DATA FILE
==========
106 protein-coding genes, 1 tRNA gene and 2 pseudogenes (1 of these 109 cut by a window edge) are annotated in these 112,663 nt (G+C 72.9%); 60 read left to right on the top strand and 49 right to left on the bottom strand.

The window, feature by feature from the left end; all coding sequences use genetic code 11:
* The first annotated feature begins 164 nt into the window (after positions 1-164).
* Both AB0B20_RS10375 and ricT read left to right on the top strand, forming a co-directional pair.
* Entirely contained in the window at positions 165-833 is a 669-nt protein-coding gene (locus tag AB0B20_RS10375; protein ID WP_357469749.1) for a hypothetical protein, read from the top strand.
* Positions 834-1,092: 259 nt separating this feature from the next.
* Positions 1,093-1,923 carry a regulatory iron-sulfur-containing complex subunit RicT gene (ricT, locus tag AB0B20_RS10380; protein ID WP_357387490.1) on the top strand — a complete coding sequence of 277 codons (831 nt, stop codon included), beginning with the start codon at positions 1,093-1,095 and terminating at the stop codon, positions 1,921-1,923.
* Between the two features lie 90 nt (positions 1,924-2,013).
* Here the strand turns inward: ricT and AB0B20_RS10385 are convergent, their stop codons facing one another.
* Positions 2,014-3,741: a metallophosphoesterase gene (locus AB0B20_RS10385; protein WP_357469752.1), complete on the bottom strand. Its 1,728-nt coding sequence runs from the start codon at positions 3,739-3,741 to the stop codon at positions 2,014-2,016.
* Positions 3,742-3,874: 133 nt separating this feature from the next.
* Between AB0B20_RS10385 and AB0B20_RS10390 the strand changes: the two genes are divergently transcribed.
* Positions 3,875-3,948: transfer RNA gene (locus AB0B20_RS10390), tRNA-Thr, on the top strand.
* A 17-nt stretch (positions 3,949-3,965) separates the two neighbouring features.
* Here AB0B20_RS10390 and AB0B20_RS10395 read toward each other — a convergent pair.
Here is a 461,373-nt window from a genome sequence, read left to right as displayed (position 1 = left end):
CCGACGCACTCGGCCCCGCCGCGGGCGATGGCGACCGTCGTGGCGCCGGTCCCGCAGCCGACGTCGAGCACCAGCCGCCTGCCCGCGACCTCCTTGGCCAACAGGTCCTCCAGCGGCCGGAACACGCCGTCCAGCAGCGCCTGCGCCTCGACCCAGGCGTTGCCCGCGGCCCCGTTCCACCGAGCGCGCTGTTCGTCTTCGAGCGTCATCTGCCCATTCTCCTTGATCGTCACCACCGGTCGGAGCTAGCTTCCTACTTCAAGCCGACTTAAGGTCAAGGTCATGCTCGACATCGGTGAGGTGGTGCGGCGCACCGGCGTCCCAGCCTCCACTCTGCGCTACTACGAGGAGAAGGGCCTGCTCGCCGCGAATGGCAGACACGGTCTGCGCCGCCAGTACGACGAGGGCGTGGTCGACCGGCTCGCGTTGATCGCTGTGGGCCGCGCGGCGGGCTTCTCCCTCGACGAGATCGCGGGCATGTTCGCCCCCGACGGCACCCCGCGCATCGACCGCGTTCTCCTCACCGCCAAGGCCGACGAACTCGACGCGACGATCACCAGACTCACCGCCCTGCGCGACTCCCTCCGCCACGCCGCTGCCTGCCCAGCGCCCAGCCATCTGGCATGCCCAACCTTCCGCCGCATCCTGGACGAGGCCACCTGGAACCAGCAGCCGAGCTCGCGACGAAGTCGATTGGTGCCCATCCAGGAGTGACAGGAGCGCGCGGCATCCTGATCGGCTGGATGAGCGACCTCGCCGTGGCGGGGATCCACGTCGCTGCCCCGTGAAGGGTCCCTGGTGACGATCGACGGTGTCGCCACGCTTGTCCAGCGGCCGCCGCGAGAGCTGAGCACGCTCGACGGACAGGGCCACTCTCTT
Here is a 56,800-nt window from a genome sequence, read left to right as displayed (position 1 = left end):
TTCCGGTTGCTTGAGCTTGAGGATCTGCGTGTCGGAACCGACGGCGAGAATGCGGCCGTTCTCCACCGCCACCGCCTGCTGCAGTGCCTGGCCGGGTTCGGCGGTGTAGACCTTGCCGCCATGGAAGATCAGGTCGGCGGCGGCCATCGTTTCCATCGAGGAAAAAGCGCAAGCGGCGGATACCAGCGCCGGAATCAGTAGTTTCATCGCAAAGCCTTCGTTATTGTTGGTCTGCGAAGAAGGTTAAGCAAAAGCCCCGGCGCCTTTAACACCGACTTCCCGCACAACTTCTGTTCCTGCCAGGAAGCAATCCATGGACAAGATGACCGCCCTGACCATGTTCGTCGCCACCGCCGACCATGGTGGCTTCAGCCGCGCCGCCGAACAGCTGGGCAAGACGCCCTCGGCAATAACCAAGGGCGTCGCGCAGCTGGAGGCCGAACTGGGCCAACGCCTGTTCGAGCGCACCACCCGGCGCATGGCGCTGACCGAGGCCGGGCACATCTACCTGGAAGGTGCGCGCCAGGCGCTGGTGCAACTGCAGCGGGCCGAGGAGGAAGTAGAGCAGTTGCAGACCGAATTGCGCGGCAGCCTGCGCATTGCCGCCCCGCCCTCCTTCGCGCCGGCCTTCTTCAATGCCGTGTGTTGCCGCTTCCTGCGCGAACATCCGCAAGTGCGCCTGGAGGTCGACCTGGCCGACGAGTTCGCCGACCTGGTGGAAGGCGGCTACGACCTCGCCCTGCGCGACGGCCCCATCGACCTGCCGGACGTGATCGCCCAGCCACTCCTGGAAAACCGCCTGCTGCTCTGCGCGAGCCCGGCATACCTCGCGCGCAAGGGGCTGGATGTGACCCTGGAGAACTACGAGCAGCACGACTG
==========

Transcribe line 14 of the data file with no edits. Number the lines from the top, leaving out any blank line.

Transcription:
* A 17-nt stretch (positions 3,949-3,965) separates the two neighbouring features.